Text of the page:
From his boyhood days growing up on Paulson Avenue in Larimer, Marmarosa used all 88 keys on the piano. And he wanted more. Sometimes his fingers flew off the keyboard, playing imaginary keys in the air, hearing the closing chord in his mind. Air guitar? Hey, Dodo was the inventor of the air piano.

He practiced every day for hours, alternating hands until his left hand was as strong as his right. Within months, he was playing Bach for fun. But his early inspirations weren't Bach and Beethoven. They were swing pianists Art Tatum and Teddy Wilson.

In 1941, the Johnny "Scat" Davis Orchestra came to Pittsburgh, and found itself looking for a piano player. Even as a kid, Marmarosa had made a name for himself in Pittsburgh jazz circles, and some local musicians suggested that Davis sign up the young pianist. Davis did, and Dodo hit the road at age 15.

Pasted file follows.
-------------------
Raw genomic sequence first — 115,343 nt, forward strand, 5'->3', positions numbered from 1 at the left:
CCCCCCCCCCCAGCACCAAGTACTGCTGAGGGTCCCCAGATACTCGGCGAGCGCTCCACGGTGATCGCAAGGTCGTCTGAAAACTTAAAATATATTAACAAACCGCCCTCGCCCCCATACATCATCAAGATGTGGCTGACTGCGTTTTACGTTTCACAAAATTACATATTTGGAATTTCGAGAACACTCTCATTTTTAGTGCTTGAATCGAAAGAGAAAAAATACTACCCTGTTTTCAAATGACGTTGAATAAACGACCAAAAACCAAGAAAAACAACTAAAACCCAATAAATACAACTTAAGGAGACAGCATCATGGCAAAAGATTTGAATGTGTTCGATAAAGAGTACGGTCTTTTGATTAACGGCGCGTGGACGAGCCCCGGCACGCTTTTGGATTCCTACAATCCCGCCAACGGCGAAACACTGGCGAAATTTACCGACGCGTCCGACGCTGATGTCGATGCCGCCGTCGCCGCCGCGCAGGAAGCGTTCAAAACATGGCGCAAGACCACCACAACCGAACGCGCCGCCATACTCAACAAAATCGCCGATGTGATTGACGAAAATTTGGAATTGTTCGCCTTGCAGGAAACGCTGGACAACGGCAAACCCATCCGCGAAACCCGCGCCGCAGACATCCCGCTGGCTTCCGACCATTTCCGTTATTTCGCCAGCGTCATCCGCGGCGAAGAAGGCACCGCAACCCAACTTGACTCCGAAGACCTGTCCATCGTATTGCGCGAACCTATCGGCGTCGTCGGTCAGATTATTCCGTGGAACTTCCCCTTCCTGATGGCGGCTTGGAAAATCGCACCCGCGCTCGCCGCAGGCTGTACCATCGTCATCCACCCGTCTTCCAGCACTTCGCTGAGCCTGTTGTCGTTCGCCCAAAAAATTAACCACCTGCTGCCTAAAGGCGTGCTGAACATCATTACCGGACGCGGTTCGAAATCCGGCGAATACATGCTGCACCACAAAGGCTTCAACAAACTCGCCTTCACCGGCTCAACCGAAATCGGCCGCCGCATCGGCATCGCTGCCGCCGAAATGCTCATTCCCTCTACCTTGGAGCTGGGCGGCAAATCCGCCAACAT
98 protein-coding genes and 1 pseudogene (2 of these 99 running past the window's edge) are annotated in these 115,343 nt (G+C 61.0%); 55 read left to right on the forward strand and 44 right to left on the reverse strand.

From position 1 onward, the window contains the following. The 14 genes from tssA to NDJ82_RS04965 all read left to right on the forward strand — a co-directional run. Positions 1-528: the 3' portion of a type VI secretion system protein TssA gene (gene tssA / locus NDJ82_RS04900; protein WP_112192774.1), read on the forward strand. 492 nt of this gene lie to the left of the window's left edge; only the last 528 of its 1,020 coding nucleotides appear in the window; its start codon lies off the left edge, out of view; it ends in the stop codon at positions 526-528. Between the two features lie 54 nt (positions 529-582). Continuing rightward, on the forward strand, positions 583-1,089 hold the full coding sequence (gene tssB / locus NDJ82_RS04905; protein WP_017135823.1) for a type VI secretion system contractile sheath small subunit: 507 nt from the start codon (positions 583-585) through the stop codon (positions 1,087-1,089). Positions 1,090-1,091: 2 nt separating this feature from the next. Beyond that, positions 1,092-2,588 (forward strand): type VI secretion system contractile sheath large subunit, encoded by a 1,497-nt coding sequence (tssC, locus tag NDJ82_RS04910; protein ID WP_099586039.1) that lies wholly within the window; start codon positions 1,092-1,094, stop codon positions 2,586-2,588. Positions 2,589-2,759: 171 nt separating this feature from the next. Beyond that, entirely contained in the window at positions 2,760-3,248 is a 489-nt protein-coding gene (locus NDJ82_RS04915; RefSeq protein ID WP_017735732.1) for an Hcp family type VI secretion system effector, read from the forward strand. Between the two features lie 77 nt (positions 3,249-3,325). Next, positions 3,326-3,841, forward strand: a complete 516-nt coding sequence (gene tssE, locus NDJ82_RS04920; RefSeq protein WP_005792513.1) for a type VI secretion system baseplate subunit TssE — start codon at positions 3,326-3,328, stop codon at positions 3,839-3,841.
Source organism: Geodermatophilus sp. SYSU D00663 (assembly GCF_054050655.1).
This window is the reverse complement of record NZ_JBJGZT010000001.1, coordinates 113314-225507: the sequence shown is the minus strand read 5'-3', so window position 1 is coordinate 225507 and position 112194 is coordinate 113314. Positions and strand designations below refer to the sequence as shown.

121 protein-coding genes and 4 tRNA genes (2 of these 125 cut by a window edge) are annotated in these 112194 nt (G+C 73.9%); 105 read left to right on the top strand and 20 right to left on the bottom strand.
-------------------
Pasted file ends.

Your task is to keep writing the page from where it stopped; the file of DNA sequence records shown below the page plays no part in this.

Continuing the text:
After a few months, the orchestra broke up. But Marmarosa and a few others hooked up with Gene Krupa's band. While working with Krupa in 1943, he and clarinetist Buddy DeFranco were beaten up by a gang of sailors who mistakenly took them for draft dodgers. The incident is thought to have led to his subsequent physical and mental troubles. More about that later.

Afterwards, he moved on to Charlie Barnet's big band. The band recorded "The Moose" and "Strollin'." He played the opening piano riff on Barnet's signature hit and theme song "Skyliner," the tune that may have been the inspiration for the name of Jimmy Beaumont's group.

During a tour in New York, one of Barnet's trumpeters got sick and was replaced temporarily by Dizzy Gillespie, who introduced Dodo to Charlie Parker. Dizzy and Bird became two of the key figures in the development of bebop and heavily influenced Marmarosa's hot and heavy piano style.